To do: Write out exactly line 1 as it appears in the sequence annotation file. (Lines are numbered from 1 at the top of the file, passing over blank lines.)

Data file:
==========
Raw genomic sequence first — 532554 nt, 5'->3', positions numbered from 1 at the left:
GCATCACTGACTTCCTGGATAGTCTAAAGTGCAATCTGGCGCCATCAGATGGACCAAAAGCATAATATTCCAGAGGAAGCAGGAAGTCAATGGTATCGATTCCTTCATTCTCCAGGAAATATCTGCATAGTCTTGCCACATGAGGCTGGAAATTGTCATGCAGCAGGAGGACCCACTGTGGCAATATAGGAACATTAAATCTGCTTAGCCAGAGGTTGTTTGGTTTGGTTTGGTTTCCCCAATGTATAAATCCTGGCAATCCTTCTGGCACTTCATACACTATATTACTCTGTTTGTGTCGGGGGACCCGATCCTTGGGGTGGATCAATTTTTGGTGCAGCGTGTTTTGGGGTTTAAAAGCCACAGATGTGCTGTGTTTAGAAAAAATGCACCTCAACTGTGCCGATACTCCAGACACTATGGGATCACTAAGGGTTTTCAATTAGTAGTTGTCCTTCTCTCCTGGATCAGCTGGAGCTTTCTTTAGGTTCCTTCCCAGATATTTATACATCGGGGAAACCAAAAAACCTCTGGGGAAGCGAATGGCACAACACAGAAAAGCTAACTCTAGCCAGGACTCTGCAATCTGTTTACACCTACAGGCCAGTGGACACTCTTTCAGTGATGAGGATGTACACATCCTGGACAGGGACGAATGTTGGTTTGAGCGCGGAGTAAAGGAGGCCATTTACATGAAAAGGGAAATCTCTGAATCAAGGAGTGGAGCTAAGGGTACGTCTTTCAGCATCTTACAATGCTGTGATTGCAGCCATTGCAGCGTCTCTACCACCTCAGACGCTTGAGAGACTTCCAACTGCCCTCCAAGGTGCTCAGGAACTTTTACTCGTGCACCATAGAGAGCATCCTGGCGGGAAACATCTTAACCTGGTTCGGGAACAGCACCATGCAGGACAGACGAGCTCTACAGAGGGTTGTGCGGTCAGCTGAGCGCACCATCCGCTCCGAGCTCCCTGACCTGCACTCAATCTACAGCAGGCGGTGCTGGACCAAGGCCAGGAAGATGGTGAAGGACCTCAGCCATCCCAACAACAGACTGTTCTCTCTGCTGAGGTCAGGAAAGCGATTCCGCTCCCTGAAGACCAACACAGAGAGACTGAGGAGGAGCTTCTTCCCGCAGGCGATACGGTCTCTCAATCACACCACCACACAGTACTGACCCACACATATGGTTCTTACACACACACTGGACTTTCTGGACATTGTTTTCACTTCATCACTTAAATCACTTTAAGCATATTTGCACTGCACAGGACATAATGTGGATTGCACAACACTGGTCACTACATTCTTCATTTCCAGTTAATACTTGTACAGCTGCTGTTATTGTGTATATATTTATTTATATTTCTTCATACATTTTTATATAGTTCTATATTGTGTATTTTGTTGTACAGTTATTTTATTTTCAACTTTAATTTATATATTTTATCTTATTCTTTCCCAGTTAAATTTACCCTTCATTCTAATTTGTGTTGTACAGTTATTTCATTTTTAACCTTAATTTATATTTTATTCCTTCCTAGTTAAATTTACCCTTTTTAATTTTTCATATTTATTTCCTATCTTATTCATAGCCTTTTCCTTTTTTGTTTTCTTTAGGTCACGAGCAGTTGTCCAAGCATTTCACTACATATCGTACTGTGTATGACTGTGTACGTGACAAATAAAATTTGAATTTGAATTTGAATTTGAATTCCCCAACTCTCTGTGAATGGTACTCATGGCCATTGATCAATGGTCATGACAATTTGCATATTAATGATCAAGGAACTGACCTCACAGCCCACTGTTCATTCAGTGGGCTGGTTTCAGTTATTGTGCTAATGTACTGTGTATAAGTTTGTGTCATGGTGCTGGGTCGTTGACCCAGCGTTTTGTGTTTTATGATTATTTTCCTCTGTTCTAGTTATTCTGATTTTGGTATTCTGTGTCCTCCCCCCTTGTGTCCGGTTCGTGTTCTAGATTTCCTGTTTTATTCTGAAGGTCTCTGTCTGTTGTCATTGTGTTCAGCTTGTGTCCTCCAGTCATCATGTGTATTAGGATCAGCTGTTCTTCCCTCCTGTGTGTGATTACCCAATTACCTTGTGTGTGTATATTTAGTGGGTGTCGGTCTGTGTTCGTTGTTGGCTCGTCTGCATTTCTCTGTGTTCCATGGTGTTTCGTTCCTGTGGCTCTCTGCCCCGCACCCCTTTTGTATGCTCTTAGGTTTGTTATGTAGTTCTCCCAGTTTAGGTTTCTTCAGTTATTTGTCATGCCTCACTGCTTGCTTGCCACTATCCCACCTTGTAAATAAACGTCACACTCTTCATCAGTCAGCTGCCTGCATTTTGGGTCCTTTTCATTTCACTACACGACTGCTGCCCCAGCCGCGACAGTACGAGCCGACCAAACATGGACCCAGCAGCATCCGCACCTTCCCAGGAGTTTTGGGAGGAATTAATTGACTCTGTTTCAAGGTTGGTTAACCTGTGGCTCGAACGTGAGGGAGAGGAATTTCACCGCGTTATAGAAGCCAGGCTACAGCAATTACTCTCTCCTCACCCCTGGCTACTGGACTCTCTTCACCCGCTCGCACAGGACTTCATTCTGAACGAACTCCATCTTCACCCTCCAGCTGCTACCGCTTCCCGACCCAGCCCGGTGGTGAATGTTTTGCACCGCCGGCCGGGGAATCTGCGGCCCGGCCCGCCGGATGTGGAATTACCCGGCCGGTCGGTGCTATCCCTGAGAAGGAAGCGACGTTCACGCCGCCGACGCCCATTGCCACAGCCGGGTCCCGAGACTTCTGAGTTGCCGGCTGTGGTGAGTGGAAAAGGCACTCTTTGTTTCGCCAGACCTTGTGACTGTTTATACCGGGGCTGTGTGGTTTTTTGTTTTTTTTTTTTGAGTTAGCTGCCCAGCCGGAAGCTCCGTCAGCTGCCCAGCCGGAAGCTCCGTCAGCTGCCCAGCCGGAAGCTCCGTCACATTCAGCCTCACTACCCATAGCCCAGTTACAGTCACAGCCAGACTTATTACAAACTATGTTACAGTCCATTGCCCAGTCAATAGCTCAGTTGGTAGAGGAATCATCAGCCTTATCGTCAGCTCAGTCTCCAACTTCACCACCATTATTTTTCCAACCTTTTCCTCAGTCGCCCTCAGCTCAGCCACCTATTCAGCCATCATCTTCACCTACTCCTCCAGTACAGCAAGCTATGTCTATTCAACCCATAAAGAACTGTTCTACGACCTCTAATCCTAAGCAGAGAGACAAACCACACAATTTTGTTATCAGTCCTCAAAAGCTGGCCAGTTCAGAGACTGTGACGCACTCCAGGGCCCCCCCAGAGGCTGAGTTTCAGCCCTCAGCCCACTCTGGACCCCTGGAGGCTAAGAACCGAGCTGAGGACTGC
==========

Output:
Raw genomic sequence first — 532554 nt, 5'->3', positions numbered from 1 at the left: